“The US Kosher label market was worth $118 billion, and that is 18 times the size of the Israel market,” Rownan said, adding, “that is too big to be ignored.”

In particular, demand for Kosher label products in 2015 reached around $13 billion in the sweet and savory snack segment, $12 billion in the dairy segment and $11 billion in the biscuits and snack bread segment, he said.  

Vegan claims trending up

Vegetarian and vegan claims are another set of increasingly popular claims, which were associated with $37 billion in sales in the UK in 2015, Rownan said. He also predicts more companies will pounce on this opportunity and food and beverage products making vegan claims will increase 5% globally by 2020.

Within the vegan segment, nondairy milk alternatives are thriving – accounting for 66% of all packaged food labeled as vegan globally, he added.

Other ethical label claims to which consumers are responding well including all natural claims, which were on products worth $25 billion in sales in 2015, and claims related to recycling, which were on products worth $114 billion in sales in the same period, according to Euromonitor.

Location of claims matters

Ethical claims on product packages have the most influence, especially on the front of the package and including certification seals, Rownan said, adding manufacturers should not make consumers work to find this information.

“Obviously, there is only so much real estate on the physical packaging,” Rownan acknowledged. With this in mind, he said more companies are using URLs or Smart Label codes to direct consumers to websites for more information on ethical claims and the products in general.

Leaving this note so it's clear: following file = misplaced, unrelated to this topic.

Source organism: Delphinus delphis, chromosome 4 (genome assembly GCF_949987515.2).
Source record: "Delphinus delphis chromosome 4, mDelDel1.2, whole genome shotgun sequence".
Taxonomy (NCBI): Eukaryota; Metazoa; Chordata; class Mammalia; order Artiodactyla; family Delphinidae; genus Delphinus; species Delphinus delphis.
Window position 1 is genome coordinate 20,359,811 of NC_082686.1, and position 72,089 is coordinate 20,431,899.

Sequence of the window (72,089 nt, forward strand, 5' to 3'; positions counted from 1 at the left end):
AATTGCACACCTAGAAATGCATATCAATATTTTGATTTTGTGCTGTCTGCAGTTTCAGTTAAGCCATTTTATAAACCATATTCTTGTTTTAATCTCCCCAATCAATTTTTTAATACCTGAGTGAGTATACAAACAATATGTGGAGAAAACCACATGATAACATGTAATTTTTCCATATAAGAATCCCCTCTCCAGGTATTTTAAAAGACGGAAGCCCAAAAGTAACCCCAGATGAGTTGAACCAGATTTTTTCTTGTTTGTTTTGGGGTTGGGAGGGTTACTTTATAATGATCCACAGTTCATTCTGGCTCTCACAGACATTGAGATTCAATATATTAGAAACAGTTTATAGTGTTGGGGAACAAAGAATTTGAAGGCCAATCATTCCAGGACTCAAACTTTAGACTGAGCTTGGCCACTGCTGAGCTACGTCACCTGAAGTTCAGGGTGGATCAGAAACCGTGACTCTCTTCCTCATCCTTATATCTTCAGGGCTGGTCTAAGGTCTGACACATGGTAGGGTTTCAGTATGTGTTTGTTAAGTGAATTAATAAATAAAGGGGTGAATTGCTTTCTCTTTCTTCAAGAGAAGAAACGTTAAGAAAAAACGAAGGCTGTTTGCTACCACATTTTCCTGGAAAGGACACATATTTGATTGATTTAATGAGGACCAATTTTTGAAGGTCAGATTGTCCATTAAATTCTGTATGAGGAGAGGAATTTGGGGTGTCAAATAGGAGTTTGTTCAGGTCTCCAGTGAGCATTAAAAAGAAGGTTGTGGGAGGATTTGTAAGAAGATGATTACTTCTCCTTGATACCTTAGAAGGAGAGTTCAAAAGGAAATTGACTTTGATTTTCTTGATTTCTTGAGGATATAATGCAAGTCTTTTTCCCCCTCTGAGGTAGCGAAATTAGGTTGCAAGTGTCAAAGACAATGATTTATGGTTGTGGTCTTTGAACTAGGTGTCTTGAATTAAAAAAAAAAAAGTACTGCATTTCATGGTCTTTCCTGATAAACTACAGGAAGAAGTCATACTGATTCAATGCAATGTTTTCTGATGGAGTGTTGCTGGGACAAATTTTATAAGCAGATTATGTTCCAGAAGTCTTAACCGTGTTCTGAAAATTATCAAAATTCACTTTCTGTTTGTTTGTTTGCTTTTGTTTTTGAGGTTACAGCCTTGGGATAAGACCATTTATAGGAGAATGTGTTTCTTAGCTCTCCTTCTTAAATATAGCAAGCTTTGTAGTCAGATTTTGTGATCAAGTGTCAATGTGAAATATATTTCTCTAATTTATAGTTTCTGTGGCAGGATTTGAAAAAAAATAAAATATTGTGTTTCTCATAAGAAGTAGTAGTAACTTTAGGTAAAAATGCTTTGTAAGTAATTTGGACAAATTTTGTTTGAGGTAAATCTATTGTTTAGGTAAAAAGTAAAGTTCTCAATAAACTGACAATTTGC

He added: “It will be interesting to see the roll of the Internet in addressing consumer concerns, whether it is by social media platforms, e-commerce product descriptions that generally allow larger word counts than perhaps physical packaging or alternative methods.”

The future of ethical labels

Looking forward, Rownan says consumer interest in ethical labels will continue to rise – making them a key component of successful sales and marketing campaigns.

In particular, Rownan says, he expects to see labels grow in popularity that relate to religion, the environment or sustainability, and clean and natural ingredients.

The only potential hitch he sees in the future with ethical labels is if legislation “eventually catches up with these labels where they eventually become mandatory at some point or at least some of them do.”

He explained that much of ethical label claims’ value to consumers remains with the fact that they currently exceed legal expectations and requirements.

Still, even if legislation does catch up with ethical labeling, Rownan said, “I imagine that it might just lead to a next stage of ethical labeling. I think there will always be value derived from being good and being a good company.”

Soup-To-Nuts Podcast: Key strategies for innovation from Kraft Heinz

Soup-To-Nuts Podcast: Key strategies for innovation & renovation from Kraft Heinz

A commonly held perception of the ongoing renaissance in the food and beverage industry...

Soup-To-Nuts Podcast: What does it take to win a pitch slam?

Soup-To-Nuts Podcast: What does it take to win a pitch slam?

For time-strapped entrepreneurs who are brave enough to take the stage, competing in pitch-slams...

Soup-To-Nuts Podcast: Can duck be a dark horse of animal proteins?

Soup-To-Nuts Podcast: Can duck become the dark horse of animal proteins?

When it comes to eating meat in the US, chicken, without a doubt, is...

Soup-To-Nuts Podcast: The business case for kosher certification

Soup-To-Nuts Podcast: The business case for kosher certification